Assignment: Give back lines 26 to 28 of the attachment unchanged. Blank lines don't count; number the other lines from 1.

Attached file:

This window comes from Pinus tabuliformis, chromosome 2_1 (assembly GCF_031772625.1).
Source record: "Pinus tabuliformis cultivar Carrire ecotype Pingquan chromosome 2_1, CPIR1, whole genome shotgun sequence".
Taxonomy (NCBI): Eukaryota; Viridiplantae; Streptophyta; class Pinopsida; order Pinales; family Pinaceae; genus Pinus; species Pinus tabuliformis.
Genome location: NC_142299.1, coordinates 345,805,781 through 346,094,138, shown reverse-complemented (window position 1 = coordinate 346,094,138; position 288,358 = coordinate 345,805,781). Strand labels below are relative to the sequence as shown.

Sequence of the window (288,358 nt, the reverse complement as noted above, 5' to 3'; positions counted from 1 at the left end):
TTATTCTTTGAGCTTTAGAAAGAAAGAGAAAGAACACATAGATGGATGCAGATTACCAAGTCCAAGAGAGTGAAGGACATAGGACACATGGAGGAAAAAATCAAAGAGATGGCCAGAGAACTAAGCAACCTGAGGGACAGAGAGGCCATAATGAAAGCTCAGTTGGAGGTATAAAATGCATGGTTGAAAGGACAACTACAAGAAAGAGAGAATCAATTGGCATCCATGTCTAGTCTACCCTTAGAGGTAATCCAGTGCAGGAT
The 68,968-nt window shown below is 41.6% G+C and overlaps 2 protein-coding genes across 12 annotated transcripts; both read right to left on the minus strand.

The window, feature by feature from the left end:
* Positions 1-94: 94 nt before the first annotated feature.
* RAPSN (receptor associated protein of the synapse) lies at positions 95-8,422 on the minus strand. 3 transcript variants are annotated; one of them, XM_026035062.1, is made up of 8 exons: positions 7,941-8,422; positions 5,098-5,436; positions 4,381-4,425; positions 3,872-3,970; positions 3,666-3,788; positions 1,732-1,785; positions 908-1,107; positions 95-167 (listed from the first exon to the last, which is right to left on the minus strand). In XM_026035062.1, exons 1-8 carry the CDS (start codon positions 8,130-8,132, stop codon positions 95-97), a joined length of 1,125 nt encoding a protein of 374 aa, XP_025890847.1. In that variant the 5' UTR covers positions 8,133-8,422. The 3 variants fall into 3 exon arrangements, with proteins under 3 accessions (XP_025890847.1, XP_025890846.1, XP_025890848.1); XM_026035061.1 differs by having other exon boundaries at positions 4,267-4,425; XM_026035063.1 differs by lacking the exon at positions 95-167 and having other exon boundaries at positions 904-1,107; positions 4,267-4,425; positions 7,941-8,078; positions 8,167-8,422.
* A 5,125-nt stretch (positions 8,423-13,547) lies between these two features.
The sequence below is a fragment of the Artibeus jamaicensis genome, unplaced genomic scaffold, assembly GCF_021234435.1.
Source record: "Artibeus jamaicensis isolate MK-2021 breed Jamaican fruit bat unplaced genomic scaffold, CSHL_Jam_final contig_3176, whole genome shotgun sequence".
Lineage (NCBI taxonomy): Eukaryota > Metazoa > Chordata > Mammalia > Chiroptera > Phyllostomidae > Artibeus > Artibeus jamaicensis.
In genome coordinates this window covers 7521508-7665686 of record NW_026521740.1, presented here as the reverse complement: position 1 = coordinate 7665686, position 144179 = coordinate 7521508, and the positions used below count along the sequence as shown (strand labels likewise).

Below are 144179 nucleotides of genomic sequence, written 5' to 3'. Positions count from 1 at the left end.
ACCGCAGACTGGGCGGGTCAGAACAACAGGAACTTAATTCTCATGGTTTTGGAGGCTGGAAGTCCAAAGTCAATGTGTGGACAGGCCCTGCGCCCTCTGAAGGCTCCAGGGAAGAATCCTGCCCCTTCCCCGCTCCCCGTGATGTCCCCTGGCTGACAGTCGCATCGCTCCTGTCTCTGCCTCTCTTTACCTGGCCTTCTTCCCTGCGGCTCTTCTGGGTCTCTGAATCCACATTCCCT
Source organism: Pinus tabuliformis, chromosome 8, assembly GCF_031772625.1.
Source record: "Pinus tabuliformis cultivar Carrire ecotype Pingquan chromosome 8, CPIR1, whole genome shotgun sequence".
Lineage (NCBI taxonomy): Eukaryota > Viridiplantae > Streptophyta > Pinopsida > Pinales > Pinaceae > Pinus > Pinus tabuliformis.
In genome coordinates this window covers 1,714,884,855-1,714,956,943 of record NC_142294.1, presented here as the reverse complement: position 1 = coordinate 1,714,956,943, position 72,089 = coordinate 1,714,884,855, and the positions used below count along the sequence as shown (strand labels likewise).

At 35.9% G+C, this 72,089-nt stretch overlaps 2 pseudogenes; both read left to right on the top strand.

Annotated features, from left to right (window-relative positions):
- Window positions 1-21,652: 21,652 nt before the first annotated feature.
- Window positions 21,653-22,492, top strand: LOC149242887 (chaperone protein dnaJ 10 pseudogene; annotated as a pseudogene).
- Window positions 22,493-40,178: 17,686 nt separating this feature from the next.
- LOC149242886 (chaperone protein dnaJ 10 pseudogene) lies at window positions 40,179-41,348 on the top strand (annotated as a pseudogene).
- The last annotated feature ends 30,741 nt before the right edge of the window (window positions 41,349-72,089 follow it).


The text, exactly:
- Window positions 22,493-40,178: 17,686 nt separating this feature from the next.
- LOC149242886 (chaperone protein dnaJ 10 pseudogene) lies at window positions 40,179-41,348 on the top strand (annotated as a pseudogene).
- The last annotated feature ends 30,741 nt before the right edge of the window (window positions 41,349-72,089 follow it).